Here’s an interesting idea in dynamic clothes by Dutch interactive technology design firm Studio Roosegaarde. Designed by studio founder Daan Roosegaarde and his team, the clothes consist of high-tech e-foils that can alter their opacity based on “close and personal encounters” with other people. Their first line, Intimacy leaves little to the imagination when transparent while Intimacy 2.0 is more strategic. Click here for video.
What do you think? Are the Intimacy dresses representative of a “sensual play of disclosure” as Roosegaarde believes, or just a gimmick? Would you wear clothes like this?
Of course, the flirty Intimacy dresses are purposely charged with sexuality, but what if the idea of mutable fashion arose in other ways? Apparently, that’s just the sort of work going on at the Heriot Watt School of Textile and Design, a leading textile design center located in Edinburgh that dates back to 1883. Check out this BBC news video showcasing amazing ideas such as – to pick one of several – textiles that change colour with body temperature. And if you want to read about other fascinating work in the idea of color-changing fibers, National Geographic has an interesting article worth reading.
There’s some fun to be had in imagining the possibilities of wearing clothes that can change with one’s mood or some other variable. Have you ever heard of those gadgets that aim to help single people meet? The idea is that when two people with similar interests (compatible profiles, I suppose) are in proximity to one another they get an alert and, in theory, can meet up? Imagine the same thing only instead of a device beeping madly your clothes change colour. Or how about temperature-sensitive clothes? When out in the sun, your clothes turn white to reflect sunlight while indoors you can be as goth as you want to be. The mind, my friends…it boggles with the possibilities. So what kind of interactive clothes would you want for yourself if the technology and textiles were available?
Note: Images borrowed from the Studio Roosegaarde website under fair use for illustrative purposes only. If the copyright owner wishes me to remove them, I will, of course, do so.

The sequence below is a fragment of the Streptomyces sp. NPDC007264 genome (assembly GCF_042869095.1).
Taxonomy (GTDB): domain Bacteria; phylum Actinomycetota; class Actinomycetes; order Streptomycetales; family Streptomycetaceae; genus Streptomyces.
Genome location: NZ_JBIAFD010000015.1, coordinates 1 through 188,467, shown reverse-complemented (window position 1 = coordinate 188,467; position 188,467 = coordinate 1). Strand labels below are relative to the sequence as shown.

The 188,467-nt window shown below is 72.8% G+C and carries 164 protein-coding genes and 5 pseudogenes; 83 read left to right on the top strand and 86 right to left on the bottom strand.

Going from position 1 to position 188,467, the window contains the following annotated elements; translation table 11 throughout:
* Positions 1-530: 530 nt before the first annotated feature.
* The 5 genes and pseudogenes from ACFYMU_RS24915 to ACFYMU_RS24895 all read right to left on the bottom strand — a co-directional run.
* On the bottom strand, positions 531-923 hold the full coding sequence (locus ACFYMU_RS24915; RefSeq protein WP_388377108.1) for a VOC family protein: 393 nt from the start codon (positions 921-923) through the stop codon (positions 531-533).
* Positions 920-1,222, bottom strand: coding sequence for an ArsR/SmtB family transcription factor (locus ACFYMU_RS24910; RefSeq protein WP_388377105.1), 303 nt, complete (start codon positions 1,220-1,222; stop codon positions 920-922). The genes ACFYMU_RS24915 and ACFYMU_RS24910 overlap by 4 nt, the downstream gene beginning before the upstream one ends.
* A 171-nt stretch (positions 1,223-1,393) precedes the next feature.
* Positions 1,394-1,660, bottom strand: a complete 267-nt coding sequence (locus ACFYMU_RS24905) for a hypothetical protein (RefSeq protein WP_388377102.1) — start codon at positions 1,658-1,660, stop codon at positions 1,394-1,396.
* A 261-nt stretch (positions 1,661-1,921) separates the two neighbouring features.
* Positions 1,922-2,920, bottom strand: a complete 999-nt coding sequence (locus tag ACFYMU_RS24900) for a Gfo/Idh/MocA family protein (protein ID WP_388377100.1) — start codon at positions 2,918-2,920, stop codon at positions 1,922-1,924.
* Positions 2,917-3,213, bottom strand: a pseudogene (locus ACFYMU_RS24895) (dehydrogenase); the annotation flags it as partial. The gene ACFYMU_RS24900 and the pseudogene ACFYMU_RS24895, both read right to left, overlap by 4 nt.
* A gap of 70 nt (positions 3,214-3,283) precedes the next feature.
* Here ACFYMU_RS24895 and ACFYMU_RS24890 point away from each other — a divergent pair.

When my wife and I got back into the swing of things by resume dance lessons – focusing exclusively on swing (natch) – the grand return came with pain in the ball of my foot. Fortunately, the pain did go away, especially when I returned to my usual sandals. It would, however, come back only when I put on the dance shoes or similarly flat, flat, flat footwear. This led to using silicone gel pads that helped prevent the pain from arising but, alas, were very awkward to wear and keep in place. Then my wife perused one of the Footsmart catalogs we periodically receive and discovered these plantar cushions. Although I have to test them out at dance class, I’ve been wearing them with my flat-sole shoes with great results. They’ve made wearing my Converse and Demonia’s more comfortable for long periods of time. I can even claim worry-free comfort with by wearing them with my Troentorp Audubons clogs which, due to the apparent fact that they are a size too big and thus require wearing socks to avoid chafing, This is how they wear, with a nice big pad under the ball of the foot:
I know, I know – not exactly glamourous fashion. But – and even those dear readers of mine who are still indestructible whippersnappers should take note, lest the future be painful – I share this because these cushions helped me forestall more permanent foot pain while enjoying shoes that I might otherwise have had to set aside except for the occasional brief forays. And I would hate for you to suffer too when an easy solution is within reach. So, there you go.